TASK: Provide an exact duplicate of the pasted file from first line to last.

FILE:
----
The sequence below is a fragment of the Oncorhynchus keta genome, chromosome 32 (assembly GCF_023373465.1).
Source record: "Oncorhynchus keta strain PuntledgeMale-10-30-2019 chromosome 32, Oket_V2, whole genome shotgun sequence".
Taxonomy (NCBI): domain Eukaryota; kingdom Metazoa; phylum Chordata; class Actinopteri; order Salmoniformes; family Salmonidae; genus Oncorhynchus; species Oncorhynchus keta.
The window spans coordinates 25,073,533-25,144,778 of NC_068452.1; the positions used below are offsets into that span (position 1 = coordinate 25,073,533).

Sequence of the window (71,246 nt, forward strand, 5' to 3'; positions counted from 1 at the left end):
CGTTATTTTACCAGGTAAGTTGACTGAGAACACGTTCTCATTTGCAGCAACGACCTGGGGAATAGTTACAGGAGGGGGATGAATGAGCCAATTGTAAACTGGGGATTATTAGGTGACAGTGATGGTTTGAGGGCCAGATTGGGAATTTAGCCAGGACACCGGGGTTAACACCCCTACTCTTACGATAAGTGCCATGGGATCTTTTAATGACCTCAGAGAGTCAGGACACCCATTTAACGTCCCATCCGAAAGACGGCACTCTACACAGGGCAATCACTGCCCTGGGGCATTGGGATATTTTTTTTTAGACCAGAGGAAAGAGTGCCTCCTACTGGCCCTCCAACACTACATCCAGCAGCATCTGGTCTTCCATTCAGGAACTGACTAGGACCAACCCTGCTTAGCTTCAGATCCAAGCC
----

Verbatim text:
The sequence below is a fragment of the Oncorhynchus keta genome, chromosome 32 (assembly GCF_023373465.1).
Source record: "Oncorhynchus keta strain PuntledgeMale-10-30-2019 chromosome 32, Oket_V2, whole genome shotgun sequence".
Taxonomy (NCBI): domain Eukaryota; kingdom Metazoa; phylum Chordata; class Actinopteri; order Salmoniformes; family Salmonidae; genus Oncorhynchus; species Oncorhynchus keta.
The window spans coordinates 25,073,533-25,144,778 of NC_068452.1; the positions used below are offsets into that span (position 1 = coordinate 25,073,533).

Sequence of the window (71,246 nt, forward strand, 5' to 3'; positions counted from 1 at the left end):
CGTTATTTTACCAGGTAAGTTGACTGAGAACACGTTCTCATTTGCAGCAACGACCTGGGGAATAGTTACAGGAGGGGGATGAATGAGCCAATTGTAAACTGGGGATTATTAGGTGACAGTGATGGTTTGAGGGCCAGATTGGGAATTTAGCCAGGACACCGGGGTTAACACCCCTACTCTTACGATAAGTGCCATGGGATCTTTTAATGACCTCAGAGAGTCAGGACACCCATTTAACGTCCCATCCGAAAGACGGCACTCTACACAGGGCAATCACTGCCCTGGGGCATTGGGATATTTTTTTTTAGACCAGAGGAAAGAGTGCCTCCTACTGGCCCTCCAACACTACATCCAGCAGCATCTGGTCTTCCATTCAGGAACTGACTAGGACCAACCCTGCTTAGCTTCAGATCCAAGCC